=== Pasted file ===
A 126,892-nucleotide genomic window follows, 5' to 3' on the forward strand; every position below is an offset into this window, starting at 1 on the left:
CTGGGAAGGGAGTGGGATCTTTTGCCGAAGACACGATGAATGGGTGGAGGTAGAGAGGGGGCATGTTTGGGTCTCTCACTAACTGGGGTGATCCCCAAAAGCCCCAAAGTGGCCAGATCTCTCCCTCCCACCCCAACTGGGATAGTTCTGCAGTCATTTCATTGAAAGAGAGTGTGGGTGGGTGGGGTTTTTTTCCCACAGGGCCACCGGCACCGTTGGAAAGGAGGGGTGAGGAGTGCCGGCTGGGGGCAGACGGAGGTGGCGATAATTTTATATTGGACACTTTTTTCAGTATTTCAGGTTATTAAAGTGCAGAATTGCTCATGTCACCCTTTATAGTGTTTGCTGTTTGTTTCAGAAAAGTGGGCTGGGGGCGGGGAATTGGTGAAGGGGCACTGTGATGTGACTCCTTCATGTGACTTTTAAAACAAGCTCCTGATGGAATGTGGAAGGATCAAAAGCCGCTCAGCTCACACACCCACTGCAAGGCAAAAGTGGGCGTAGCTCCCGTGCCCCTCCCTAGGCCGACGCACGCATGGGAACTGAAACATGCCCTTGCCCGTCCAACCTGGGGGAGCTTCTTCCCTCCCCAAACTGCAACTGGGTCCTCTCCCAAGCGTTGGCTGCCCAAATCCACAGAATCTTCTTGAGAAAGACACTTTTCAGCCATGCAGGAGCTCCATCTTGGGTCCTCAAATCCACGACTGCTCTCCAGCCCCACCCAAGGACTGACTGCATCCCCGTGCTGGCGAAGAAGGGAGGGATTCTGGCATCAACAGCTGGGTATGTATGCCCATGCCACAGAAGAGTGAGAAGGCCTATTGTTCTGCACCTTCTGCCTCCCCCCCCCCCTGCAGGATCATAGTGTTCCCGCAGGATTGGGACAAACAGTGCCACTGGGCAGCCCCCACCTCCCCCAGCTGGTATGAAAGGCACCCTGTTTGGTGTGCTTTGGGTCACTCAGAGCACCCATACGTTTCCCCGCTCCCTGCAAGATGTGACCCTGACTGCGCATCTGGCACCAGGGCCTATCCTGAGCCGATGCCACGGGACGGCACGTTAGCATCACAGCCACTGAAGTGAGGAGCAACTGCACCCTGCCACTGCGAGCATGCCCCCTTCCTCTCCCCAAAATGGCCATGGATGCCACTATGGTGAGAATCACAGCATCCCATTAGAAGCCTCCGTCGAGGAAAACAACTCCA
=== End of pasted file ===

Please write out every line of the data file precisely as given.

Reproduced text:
A 126,892-nucleotide genomic window follows, 5' to 3' on the forward strand; every position below is an offset into this window, starting at 1 on the left:
CTGGGAAGGGAGTGGGATCTTTTGCCGAAGACACGATGAATGGGTGGAGGTAGAGAGGGGGCATGTTTGGGTCTCTCACTAACTGGGGTGATCCCCAAAAGCCCCAAAGTGGCCAGATCTCTCCCTCCCACCCCAACTGGGATAGTTCTGCAGTCATTTCATTGAAAGAGAGTGTGGGTGGGTGGGGTTTTTTTCCCACAGGGCCACCGGCACCGTTGGAAAGGAGGGGTGAGGAGTGCCGGCTGGGGGCAGACGGAGGTGGCGATAATTTTATATTGGACACTTTTTTCAGTATTTCAGGTTATTAAAGTGCAGAATTGCTCATGTCACCCTTTATAGTGTTTGCTGTTTGTTTCAGAAAAGTGGGCTGGGGGCGGGGAATTGGTGAAGGGGCACTGTGATGTGACTCCTTCATGTGACTTTTAAAACAAGCTCCTGATGGAATGTGGAAGGATCAAAAGCCGCTCAGCTCACACACCCACTGCAAGGCAAAAGTGGGCGTAGCTCCCGTGCCCCTCCCTAGGCCGACGCACGCATGGGAACTGAAACATGCCCTTGCCCGTCCAACCTGGGGGAGCTTCTTCCCTCCCCAAACTGCAACTGGGTCCTCTCCCAAGCGTTGGCTGCCCAAATCCACAGAATCTTCTTGAGAAAGACACTTTTCAGCCATGCAGGAGCTCCATCTTGGGTCCTCAAATCCACGACTGCTCTCCAGCCCCACCCAAGGACTGACTGCATCCCCGTGCTGGCGAAGAAGGGAGGGATTCTGGCATCAACAGCTGGGTATGTATGCCCATGCCACAGAAGAGTGAGAAGGCCTATTGTTCTGCACCTTCTGCCTCCCCCCCCCCCTGCAGGATCATAGTGTTCCCGCAGGATTGGGACAAACAGTGCCACTGGGCAGCCCCCACCTCCCCCAGCTGGTATGAAAGGCACCCTGTTTGGTGTGCTTTGGGTCACTCAGAGCACCCATACGTTTCCCCGCTCCCTGCAAGATGTGACCCTGACTGCGCATCTGGCACCAGGGCCTATCCTGAGCCGATGCCACGGGACGGCACGTTAGCATCACAGCCACTGAAGTGAGGAGCAACTGCACCCTGCCACTGCGAGCATGCCCCCTTCCTCTCCCCAAAATGGCCATGGATGCCACTATGGTGAGAATCACAGCATCCCATTAGAAGCCTCCGTCGAGGAAAACAACTCCA